I am Sustainable
With very few exceptions (@RickSammon and @JoeMcNallyPhoto :) ), photographers should specialize and not generalize. Generalize for the wall (art). But specialize for the wallet (commerce).
A specialist is an expert, authority or master craftsman in a technique, subject, niche, topic, theme. A generalist tries to be all things to everyone (and often fails). A specialist narrowly focuses his skillfulness and expertise in one certain direction - with one audience, one niche, one narrowly casted purpose.
Even if you have generalized photographic skills, it's usually better to lead with your specialty. Your strength. Your unique selling propositions. Your competitive advantage. Don't lead with generalities.
Photo clients may ooh and aah over your general portfolio. But the fact is, they usually don't know what to do with you. 'Don't call us, we'll call you'...is a typical response to the photographic generalist.
Photographic generalists have a hard time marketing and branding themselves. Too scattered in various directions. No real focus. No clear cut course, tact, preference. No defining strength, style, vision. Again, generalize for the wall (art)...specialize for the wallet (commerce).
But being a specialist is only half the battle. Being a specialist often compounds your new business dilemma, since the scope of your market is now considerably smaller and narrower.
It's not good enough to call yourself a specialist. That specialty needs to be sustainable. You need to earn a living with and through that specialty. Otherwise, it's simple art and not commerce. Great for the wall, but not for the wallet. So it's best not to drill down too far in your photographic specialty. Otherwise, you'll be drilling yourself right out of business. Your photographic business has to be sustainable in order to call it a business.
It's a good thing to be proud of your photographic specialty. We're proud of you, too. We're all rooting for you to succeed. But you can not and will not succeed unless that specialty can sustain you. Unless that specialty has a wide enough market base to support, underpin and shore you up. And I'm not talking about nurturing and nursing your photographic ego. I'm talking about putting money in the bank. Making a living. Sustaining you. Fattening your wallet.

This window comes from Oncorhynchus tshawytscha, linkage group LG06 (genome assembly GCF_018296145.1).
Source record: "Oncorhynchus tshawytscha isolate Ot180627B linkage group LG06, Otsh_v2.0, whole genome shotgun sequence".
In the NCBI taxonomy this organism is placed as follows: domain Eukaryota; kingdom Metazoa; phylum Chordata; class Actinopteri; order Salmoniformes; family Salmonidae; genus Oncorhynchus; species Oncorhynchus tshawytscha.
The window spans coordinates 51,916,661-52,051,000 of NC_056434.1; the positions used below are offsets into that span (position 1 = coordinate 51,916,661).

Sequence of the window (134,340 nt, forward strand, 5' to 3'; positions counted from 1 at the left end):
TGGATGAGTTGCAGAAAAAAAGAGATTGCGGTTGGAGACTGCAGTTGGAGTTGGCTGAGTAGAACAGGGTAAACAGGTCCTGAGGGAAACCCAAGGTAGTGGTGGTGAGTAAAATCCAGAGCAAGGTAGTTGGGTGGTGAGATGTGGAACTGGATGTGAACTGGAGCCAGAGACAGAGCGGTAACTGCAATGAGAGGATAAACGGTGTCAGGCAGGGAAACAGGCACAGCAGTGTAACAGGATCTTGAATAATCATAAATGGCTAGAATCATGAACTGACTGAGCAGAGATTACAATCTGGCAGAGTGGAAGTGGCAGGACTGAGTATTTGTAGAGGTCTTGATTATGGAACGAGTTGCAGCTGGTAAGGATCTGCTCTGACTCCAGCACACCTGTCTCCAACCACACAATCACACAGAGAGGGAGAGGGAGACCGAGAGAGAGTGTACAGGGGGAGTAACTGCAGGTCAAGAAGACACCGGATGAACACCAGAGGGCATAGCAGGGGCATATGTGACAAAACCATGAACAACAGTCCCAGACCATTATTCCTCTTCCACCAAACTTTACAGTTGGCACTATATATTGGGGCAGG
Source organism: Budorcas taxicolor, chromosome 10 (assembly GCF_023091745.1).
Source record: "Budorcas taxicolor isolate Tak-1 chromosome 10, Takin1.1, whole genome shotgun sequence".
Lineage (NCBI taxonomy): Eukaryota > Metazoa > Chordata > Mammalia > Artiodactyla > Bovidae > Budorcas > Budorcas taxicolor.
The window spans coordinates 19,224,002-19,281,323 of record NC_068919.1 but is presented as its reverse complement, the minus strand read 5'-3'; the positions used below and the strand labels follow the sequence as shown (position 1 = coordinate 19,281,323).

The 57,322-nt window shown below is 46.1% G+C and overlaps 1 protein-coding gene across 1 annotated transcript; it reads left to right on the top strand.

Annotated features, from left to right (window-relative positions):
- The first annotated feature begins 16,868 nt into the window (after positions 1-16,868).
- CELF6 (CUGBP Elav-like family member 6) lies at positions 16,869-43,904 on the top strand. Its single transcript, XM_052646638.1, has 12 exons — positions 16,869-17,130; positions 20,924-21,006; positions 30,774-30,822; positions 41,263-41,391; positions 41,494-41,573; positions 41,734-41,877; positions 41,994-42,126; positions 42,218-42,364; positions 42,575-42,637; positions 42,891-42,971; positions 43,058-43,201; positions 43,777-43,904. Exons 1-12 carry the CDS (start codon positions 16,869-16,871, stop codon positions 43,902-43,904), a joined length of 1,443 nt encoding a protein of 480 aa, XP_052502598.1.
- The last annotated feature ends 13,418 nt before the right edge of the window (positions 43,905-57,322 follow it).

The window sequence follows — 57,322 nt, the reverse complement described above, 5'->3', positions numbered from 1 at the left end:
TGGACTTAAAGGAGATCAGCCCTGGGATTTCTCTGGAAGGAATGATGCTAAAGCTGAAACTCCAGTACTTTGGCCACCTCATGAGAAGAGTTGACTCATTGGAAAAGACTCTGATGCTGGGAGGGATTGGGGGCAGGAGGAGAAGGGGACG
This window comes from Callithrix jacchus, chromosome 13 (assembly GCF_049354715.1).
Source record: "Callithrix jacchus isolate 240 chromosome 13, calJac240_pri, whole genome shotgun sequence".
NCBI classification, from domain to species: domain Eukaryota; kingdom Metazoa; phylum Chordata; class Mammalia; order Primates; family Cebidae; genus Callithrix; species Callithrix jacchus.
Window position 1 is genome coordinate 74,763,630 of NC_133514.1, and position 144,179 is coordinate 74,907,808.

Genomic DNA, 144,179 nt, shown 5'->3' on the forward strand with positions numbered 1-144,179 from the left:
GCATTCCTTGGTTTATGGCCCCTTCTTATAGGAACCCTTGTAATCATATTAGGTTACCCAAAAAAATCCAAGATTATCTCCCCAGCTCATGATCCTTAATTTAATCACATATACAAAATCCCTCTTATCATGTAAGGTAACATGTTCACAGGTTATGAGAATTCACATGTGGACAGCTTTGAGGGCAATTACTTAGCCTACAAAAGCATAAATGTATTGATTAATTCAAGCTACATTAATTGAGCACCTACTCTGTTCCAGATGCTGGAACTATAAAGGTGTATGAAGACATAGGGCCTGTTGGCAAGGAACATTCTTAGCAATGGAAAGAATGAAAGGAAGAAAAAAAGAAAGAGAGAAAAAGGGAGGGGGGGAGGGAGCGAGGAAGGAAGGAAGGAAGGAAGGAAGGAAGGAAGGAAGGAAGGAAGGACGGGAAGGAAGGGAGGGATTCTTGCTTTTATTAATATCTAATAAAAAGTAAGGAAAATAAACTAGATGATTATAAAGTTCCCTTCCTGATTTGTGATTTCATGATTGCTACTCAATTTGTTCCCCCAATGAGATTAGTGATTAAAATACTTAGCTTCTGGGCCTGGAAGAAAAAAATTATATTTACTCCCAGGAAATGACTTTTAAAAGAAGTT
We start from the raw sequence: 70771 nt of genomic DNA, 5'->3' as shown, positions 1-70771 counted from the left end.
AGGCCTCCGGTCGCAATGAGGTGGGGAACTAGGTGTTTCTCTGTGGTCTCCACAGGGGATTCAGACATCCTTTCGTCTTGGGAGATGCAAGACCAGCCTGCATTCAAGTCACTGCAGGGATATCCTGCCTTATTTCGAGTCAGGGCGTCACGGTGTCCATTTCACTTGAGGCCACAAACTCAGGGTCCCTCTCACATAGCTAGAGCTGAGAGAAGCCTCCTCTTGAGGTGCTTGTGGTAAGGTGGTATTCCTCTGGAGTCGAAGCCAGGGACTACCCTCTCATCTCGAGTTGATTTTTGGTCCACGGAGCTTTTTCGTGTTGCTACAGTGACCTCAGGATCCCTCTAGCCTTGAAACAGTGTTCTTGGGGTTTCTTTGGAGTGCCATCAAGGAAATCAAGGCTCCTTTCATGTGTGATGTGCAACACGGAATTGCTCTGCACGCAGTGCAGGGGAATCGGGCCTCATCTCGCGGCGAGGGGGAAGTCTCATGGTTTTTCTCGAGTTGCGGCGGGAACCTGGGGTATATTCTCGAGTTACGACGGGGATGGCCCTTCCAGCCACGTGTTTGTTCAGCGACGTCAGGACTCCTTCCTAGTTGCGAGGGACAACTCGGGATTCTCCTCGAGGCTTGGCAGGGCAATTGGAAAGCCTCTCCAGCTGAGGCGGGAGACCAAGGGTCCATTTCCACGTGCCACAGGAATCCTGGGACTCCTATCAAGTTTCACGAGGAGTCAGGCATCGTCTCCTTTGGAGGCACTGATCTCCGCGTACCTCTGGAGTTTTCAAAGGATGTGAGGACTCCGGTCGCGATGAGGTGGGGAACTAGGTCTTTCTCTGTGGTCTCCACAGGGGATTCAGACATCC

Shooting doors, windows, silhouettes, urban grunge, peeling paint, textures, clouds...are all aspirational subject matter for specialists. And I applaud and encourage you to shoot them. But will these specialties sustain you in business? Unfortunately, they most likely will not. You have to find photographic specialties that balance your interest and passion with money and accounting.
The simple mantra for sustaining yourself in business is to make more money than you spend. Simple. Your specialty needs to be sustainable.
Another exception to employing generalist tactics is when you're starting out in photography. You should generalize. Then, over time and based on customer feedback, let your experience help you more narrowly define your photographic specialties.
I know there will be those of you out there reading this post who don't care a bit about making money with your photography. That's cool. Good for you. Shoot whatever your heart indulges you to shoot. This conversation is for the emerging photographer who needs to find a sustainable revenue model...to build their business and brand.
Don't try to please everyone. It won't work. Don't try to show everything you ever shot to anyone who will pay attention. That won't work either. It's okay to build generalist skills, but brand and market with your specialty. And make sure that specialty is sustainable...so you're around next year to read another post. :)